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MD withdraws do-not-mail bill; VT, AR introduce bills

Do-not-mail bill activity is not slowing as one bill has been 
withdrawn and two new ones have been introduced in Vermont and Arkansas.
Maryland State Senator Jamie Raskin, a Democrat, withdrew his bill, 
SB548, on March 6. The bill, introduced Feb. 2, had nine co-sponsors. 
It required the division of consumer protection of the office of the 
attorney general to establish and provide for the operation of a 
restricted mailing registry similar to the do-not-call registry.
Recently legislators in Colorado and Montana pulled do-not-mail 
bills. On March 1, state Rep. Sara Gagliardi, a Democrat, tabled her 
bill, the Colorado Junk Mail Opt-Out List Act, HB1303, saying that it 
could be introduced at a later time. On Feb. 22, Rep. Franke Wilmer, 
a Democrat, killed her bill, the Montana Do-Not-Mail Act, HB718.
Meanwhile, two other states introduced new do-not-mail bills. The 
latest is Arkansas. Its bill, HB2725, was introduced by Rep. George 
Overbey, a Democrat, on March 5. The bill calls for the attorney 
general to establish and maintain a do-not-mail registry similar to 
the do-not-call registry. On Feb. 27, Vermont Rep. Christopher 
Pearson, also a Democrat, introduced a similar bill, H0490.
Besides Arkansas and Vermont, do-not-mail bills that include a do-not-
mail registry are pending in Connecticut, Hawaii, Michigan, Missouri, 
New York, Texas and Washington.
In most cases, marketers who mail solicitations to people on these 
lists would have to pay fines of several thousand dollars per 
violation. In all cases, nonprofits and politicians would be exempt. 
There would be a business relationship exemption as well.
Several other bills –  in New York, Virginia, New Jersey and 
Washington – offer related measures including the creation of a do-
not-mail registry of certain senior citizens and people with mental 
illness. Another would prohibit mailing credit-card solicitations to 
people under 21.
The direct mail community is keeping a close eye on do-not-mail bills 
that have been introduced to state legislators this year in hopes 
that passage of the bills is blocked.
The Direct Marketing Association, for example, is working with its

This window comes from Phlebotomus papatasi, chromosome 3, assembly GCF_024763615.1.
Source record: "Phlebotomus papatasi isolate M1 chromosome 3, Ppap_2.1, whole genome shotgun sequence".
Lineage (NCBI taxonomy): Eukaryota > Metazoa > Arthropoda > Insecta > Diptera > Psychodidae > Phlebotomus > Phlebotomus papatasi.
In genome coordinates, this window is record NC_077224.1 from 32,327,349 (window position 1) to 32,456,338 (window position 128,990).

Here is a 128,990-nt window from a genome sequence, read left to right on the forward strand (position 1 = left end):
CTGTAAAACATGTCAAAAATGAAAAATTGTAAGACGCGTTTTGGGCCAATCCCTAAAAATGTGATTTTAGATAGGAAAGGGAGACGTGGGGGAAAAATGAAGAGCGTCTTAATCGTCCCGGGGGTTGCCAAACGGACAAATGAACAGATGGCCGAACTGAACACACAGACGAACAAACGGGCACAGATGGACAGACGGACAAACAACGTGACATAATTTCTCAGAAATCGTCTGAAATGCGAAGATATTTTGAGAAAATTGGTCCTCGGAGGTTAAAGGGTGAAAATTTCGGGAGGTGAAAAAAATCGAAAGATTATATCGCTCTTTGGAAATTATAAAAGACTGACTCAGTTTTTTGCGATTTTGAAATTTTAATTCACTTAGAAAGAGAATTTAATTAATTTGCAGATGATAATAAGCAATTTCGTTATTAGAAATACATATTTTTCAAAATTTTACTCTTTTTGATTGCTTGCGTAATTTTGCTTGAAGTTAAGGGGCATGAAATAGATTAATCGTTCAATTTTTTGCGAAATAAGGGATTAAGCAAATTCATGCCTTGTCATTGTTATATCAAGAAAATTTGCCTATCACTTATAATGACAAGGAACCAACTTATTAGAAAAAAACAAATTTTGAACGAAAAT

state lobbyists and the Mail Moves America Coalition to educate 
consumers and states. The coalition, spearheaded by the DMA, is 
comprised of major mailing associations and other groups.
Reps. Gagliardi and Wilmer said they were approached by unions and 
associations as well as paper companies and other members of the 
mailing industry about the harm the bills would cause.
Keith Goodman, vice president of corporate solutions at Carlsbad, CA-
based Modern Postcard, a provider of direct mail advertising and marketing services, said the direct mail industry is not too alarmed by the state-proposed do-not-mail bills.
“The DMA already has a similar do-not-mail list in place, where 
consumers can register to have their names taken off national 
marketing lists,” he said. “Most marketers are already scrubbing 
their mailing lists against [the list] to be sure they are up-to-date 
and as clean as possible.  With this in mind, I predict that the 
bills will soon be dropped in Arkansas and Vermont, just as they were 
recently dismissed in Colorado and Montana.”
Mr. Goodman said that if direct marketers are completely opposed to 
the proposed registries, they can certainly take a stand by 
expressing their opinions to state representatives.
However, “if some states pass these bills, it would be good news for 
the majority of direct marketers as it would force them to offer 
better, more targeted lists in the states that pass the legislation,” 
he said. “Most progressive direct marketers are already utilizing the 
latest direct mail applications to ensure that their mailers are 
going to the appropriate contacts and communicating relevant 
messages.  Lastly, if some states end up passing the bill, DMers may 
need to add an extra step to their list processing, but this is not a 
cause for concern.”

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